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United States of America v. David E. Ballard

IN THE UNITED STATES DISTRICT COURT FOR THE EASTERN DISTRICT OF PENNSYLVANIA


January 10, 2012

UNITED STATES OF AMERICA
v.
DAVID E. BALLARD

The opinion of the court was delivered by: Surrick, J.

MEMORANDUM

Presently before the Court is the Government's Motion Pursuant to Federal Rule of Evidence 404(b) to Admit Evidence of Defendant's Prior Acts of Identity Theft and Fraud to Establish Knowledge, Intent and Plan. (ECF No. 36.) For the following reasons, the Motion will be granted.

I. BACKGROUND*fn1

On August 11, 2011, a grand jury returned an Indictment charging Defendant David E. Ballard with eight counts of mail fraud, in violation of 18 U.S.C. § 1342 (Counts One through Eight)*fn2 , and five counts of aggravated identify theft, in violation of 18 U.S.C. § 1028A (Counts Nine through Thirteen). (Indictment, ECF No. 9.) The Indictment charges that Defendant devised a scheme to defraud over 1,300 people, and to obtain money and property by means of false and fraudulent pretenses. (Id.) Specifically, it is alleged that Defendant obtained personal identification for these individuals in order to open credit card or Internet payment accounts in their names, purchased various items using the accounts without the individuals' permission, and intercepted the items after having them sent to the individuals' home or work addresses. (Id.) It is alleged that Defendant then sold these items. (Id.)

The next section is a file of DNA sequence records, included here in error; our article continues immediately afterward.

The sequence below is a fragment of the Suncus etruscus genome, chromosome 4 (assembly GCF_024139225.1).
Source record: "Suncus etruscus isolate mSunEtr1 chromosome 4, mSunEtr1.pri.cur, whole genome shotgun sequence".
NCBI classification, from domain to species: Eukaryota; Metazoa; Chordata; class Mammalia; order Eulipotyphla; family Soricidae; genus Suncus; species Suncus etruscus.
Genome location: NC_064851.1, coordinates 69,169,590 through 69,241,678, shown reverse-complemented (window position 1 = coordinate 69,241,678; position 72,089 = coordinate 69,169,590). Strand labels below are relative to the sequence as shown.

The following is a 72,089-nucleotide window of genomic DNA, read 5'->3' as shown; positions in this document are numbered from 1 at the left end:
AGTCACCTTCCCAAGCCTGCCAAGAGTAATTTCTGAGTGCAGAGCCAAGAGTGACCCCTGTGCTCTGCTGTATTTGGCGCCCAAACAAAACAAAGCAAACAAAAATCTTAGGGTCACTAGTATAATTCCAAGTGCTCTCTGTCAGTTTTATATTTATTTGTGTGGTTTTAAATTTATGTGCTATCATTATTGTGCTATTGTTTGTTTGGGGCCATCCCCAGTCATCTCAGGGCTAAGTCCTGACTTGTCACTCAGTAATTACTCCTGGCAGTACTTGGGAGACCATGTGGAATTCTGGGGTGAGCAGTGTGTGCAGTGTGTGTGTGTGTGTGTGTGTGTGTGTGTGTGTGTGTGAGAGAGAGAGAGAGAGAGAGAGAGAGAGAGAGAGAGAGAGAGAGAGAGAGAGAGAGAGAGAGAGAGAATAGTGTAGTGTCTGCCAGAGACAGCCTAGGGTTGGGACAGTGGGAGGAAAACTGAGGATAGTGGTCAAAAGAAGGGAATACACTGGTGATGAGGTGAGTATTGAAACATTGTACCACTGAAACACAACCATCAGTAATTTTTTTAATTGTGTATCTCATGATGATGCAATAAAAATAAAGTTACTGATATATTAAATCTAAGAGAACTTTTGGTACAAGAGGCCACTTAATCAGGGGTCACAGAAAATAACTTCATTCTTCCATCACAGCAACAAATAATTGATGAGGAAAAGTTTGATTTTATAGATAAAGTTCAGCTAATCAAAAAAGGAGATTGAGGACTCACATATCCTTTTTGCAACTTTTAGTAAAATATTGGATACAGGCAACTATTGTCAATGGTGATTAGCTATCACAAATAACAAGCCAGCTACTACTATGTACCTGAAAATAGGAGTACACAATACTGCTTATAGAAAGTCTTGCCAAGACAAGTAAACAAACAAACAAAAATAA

The Government intends to introduce at trial evidence obtained from executing three state search warrants and one federal search warrant. Detectives from the Philadelphia Police Department had been investigating a series of burglaries at the Safeguard Self Storage facility at 6224 Germantown Avenue, Philadelphia, Pennsylvania. (Dec 6 Hr'g Tr. 52-54, ECF No. 34.) On April 7, 2011, the detectives obtained a warrant to search Unit 315 at the storage facility ("Unit 315"). (Id. at 7; Def.'s Suppress Br. Exs. A-B, ECF No. 25.) The detectives understood that Unit 315 was rented by Defendant. (Dec. 6 Hr'g Tr. 7.) When the detectives executed the search warrant on Unit 315, they seized over 500 credit reports, credit cards, driver's licenses, Social Security Cards, checks, birth certificates, check stubs and W-2's, all belonging to individuals other than Defendant. (Id. at 24, 31, 27-29, 32, 34-35.) The detectives seized notebooks containing personal identifiers of other individuals not Defendant and information concerning purchases and sales made by Defendant. (Id. at 20-21.) The detectives also seized seven Pennsylvania driver's licenses and one identification card in Defendant's name but with different addresses listed. (Id. at 21-22.)*fn3